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    The FM Pie Scope & Responsibilities

    Tiffany Bloodworth Rivers

    Originally Published in Managing The Built Environment Blog June 2011

    Unlike some professions, Facility Management encompasses many different roles and skills. Not everyone in the facility or property management profession are responsible for all of these roles. Some are responsible for specific functions as specialists, others are responsible for everything while some oversee all these roles through other specialists.

    Regardless, it's important to have a working knowledge of each one so you can effectively deal with your colleagues, manage staff or interface with external resources. A pie-shaped diagram is the easiest way to represent the broad responsibilities in the Facility Management Profession since FM includes so many different skills and responsibilities.

    The FM Pie

    This Pie Graph, which comes directly from the book "Managing Facilities & Real Estate" , shows the full range of Facility Management responsibilities.  You could categorize them or subdivide them differently, but the fundamental responsibilities are all within this diagram. Depending on your role, you may be responsible for all these elements or just a few. You may also oversee them all, but have other experts on your team who focus on a specific aspect of the role. Some of these specific areas are actually represented by their own professions when performed as a distinct, separate role. For instance, a portion of the Pie covers both Commercial Property Management and Project Management. The Facility Management profession actually encompasses both of those functions.

    From this, you can see that it is impossible for any given FM to have all the knowledge and skills to perform all the roles that are frequently expected of them. In addition, many of the responsibilities are non-technical, and they are in fact increasingly becoming strategic in nature. That's why a Facility Manager has to rely on other experts, whether on their staff or as contractors and consultants. The profession of Facility Management isn't just about the person with the Facility Manager title - it's also about the large supporting cast of specialists, experts and other professionals.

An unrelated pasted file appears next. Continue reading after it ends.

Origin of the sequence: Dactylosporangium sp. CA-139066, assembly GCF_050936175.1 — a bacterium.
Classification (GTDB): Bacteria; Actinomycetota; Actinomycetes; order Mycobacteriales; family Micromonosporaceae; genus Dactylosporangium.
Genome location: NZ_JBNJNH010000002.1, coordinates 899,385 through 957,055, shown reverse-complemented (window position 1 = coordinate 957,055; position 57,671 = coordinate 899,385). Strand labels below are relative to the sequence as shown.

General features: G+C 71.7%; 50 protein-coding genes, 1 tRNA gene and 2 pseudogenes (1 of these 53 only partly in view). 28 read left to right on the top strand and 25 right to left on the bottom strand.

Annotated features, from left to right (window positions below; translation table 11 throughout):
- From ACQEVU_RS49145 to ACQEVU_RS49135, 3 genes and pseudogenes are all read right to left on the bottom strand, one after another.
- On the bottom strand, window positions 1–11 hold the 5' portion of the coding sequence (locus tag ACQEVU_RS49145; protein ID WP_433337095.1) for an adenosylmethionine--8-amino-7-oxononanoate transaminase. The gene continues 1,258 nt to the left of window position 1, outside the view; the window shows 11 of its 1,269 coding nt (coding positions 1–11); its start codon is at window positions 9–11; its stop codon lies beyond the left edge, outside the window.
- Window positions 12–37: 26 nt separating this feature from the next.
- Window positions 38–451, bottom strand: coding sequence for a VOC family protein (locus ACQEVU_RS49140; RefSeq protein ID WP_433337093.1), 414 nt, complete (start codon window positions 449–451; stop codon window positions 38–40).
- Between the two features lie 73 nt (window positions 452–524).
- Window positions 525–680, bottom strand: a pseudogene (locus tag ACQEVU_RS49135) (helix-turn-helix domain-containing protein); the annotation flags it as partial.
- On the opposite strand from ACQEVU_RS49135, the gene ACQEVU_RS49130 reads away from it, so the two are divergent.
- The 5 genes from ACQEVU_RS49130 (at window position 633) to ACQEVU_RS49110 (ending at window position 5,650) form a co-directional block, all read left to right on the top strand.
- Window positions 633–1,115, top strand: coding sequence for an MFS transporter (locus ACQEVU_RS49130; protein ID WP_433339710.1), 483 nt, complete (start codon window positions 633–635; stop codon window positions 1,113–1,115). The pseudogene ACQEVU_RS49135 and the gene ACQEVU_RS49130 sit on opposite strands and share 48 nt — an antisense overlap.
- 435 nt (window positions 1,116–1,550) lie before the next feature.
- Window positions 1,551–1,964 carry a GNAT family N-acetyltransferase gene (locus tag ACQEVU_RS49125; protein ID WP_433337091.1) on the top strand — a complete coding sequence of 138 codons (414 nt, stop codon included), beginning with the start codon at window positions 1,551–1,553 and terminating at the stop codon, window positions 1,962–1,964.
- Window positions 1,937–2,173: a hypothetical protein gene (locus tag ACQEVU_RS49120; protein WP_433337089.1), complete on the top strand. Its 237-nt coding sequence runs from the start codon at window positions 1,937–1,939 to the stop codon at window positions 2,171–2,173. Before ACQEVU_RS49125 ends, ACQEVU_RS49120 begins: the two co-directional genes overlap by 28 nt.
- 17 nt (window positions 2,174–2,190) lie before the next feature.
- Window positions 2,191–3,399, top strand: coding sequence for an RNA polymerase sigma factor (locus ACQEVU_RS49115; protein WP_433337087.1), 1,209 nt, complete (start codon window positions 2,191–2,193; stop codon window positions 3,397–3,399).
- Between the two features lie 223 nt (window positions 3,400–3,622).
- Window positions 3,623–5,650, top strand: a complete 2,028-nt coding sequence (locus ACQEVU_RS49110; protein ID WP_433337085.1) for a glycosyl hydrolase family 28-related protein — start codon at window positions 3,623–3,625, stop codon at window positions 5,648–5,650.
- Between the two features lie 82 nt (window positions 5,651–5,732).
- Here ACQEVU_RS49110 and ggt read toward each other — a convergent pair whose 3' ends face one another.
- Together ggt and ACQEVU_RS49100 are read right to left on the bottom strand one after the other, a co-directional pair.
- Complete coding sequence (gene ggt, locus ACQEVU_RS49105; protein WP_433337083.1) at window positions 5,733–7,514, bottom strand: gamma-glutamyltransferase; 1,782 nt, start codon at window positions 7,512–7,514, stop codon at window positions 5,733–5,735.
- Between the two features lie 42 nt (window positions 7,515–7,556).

Facility Management Scope

    The Facility Manager's most useful skills are Management & Leadership related - particularly the ability to develop strategy, communicate, lead and manage resources. The top FM's in any large company rose to their level because of those skills.

    The issue of scope and responsibility is further expanded when you consider typical portfolios, which can range from a single building to a regional or national portfolio and even an international portfolio of properties. Like many other profession, the larger the scope, the more people involved at different levels. Where a smaller property may have a single Facility Manager, a large portfolio may have a Vice President, Facilities, with several hundred staff under them.

    This FM Pie has been very popular with FM's around the world, who now have  something to help explain the roles and responsibilities of an FM. It has even been translated to Czeck and Russian.

    About the Author Michel Theriault is principal of Strategic Advisor, a Facility Management Consultant & Advisory firm that helps Facility Managers implement initiatives and improve results.